Vanderbilt linebacker Oren Burks travelled to Atlanta this week to participate in activities associated with being a finalist for the prestigious Wooden Citizenship Cup.
Burks, a rising senior from Fairfax Station, Va., was one of four finalists for the 13th annual Wooden Citizenship Cup, presented by Athletics for a Better World. The award, named for legendary UCLA men's basketball coach John Wooden, is given to the most outstanding role models in sports. Collegiate, professional and high school recipients of the Wooden Citizenship Cup.
At an awards banquet Tuesday in Atlanta, Burks was honored for his work as a leader on the Vanderbilt campus and among its student-athlete population, as well as his involvement with a various of service efforts in the Nashville community.
"I am extremely grateful and excited to represent Vanderbilt University at the Wooden Cup activities over the next couple days," Burks said. "Simply being considered for this award is a huge honor and I cannot thank my family, teammates and friends enough for their support.
"As I learn about the three other finalists, I am amazed at the things they have been able to accomplish to truly make an impact in this world," he added.
The collegiate Wooden Citizenship Cup award was presented by University of Illinois offensive lineman Joe Spencer. Joining Burks as finalists were Spencer, Mills (Calif.) College swimmer Melissa Berkay and Xavier (Ohio) University soccer player Tori Doss.
During the two-day visit to Atlanta, Burks and other Wooden Cup finalists toured the Martin Luther King, Jr. National Historical Site and Ebenezer Baptist Church where King served as pastor, and participated in a forum on homelessness in the city.
Before the banquet Thursday, Burks also met privately with ESPN college basketball commentator Dick Vitale, who was honored as the 2017 Wooden Citizenship Cup professional recipient.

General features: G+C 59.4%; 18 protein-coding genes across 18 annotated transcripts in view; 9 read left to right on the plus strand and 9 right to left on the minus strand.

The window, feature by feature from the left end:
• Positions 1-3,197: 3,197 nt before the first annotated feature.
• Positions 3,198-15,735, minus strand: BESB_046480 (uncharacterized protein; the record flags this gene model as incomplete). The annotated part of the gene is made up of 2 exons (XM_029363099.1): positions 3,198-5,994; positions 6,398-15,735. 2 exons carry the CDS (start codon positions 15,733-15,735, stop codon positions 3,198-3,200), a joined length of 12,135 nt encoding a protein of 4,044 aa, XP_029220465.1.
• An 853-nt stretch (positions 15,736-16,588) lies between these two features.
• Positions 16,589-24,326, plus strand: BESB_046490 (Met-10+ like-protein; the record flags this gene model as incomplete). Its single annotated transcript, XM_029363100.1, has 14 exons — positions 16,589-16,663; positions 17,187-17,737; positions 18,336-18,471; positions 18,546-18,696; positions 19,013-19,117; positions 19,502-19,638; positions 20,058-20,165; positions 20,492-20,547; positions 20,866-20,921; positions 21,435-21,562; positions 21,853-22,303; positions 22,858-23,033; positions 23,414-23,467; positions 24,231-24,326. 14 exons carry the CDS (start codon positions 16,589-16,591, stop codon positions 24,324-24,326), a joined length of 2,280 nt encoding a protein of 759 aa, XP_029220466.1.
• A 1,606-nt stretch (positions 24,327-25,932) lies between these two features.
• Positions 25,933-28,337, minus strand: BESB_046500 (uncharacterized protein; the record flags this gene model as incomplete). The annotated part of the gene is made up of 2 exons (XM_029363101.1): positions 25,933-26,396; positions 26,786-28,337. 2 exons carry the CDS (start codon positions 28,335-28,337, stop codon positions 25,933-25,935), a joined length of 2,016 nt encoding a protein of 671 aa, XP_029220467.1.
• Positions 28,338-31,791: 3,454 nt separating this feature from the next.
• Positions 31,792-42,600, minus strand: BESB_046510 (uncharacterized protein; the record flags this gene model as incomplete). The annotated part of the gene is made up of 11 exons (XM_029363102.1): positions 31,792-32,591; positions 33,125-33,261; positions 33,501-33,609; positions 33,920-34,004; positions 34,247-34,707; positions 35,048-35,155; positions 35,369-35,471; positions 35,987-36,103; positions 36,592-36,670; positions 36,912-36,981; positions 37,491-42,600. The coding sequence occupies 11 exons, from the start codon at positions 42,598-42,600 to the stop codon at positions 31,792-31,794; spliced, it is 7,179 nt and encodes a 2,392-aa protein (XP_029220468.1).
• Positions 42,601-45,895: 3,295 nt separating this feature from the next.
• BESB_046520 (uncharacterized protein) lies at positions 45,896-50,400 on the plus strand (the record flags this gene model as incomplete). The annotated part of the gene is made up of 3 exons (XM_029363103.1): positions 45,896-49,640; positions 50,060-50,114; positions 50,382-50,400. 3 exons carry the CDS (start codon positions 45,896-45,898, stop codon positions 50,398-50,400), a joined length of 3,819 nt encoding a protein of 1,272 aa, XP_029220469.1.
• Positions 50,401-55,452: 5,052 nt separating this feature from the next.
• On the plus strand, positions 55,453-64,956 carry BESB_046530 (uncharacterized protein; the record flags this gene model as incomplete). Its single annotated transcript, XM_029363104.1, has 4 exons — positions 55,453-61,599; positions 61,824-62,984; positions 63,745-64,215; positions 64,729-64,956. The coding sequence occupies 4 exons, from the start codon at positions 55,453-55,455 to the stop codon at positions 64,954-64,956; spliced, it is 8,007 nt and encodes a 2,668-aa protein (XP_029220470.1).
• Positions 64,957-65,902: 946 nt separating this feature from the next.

Vanderbilt head coach Derek Mason said Burks was a very deserving recipient of the Wooden Cup award.
"Oren has distinguished himself as a collegiate student-athlete. Oren has been a very productive player and leader for our football team. Off the field, he's had a tremendously positive impact on Vanderbilt University and our community. Oren's been a great example to all who know him," Mason said.
Burks' impact on the Vanderbilt campus and surrounding community has been lauded on several fronts. Last July Southeastern Conference Commissioner Greg Sankey singled out Burks for his activities at the league's Media Day festivities. In October, he became a finalist for Vanderbilt's coveted Outstanding Senior Award. In December, Burks was named to the 22-player Allstate American Football Coaches Association (AFCA) national FBS Good Works Team.
Two years ago, Burks and other students formed Revitalizing and Empowering Vanderbilt's African-American Male Population (REVAMP). In 2016, with Burks in the role of events coordinator, REVAMP was named Vanderbilt's most outstanding student organization following a series of successful activities.
Burks also serves as president of the Vanderbilt Student Athlete Advisory Committee (SAAC) where he supports athletes' community outreach projects and acts as a liaison between the Commodore athlete population and Vanderbilt administrators.
In the past year, Burks has organized donation drives as an intern with Soles4Souls, the highly successful international non-profit headquartered in Nashville. He has also been active with Project Safe Center on campus, helping educate other students about sexual assault and domestic violence.
On the field, Burks served as a defensive co-captain for the 2016 Commodore football team, starting at outside linebacker after playing safety in the 2014-15 seasons. He has amassed 155 total tackles and three interceptions in 29 career starts, including 11 starts in 2016.
A three-time SEC Academic Honor Roll recipient, Burks is working toward an undergraduate degree in human and organizational development.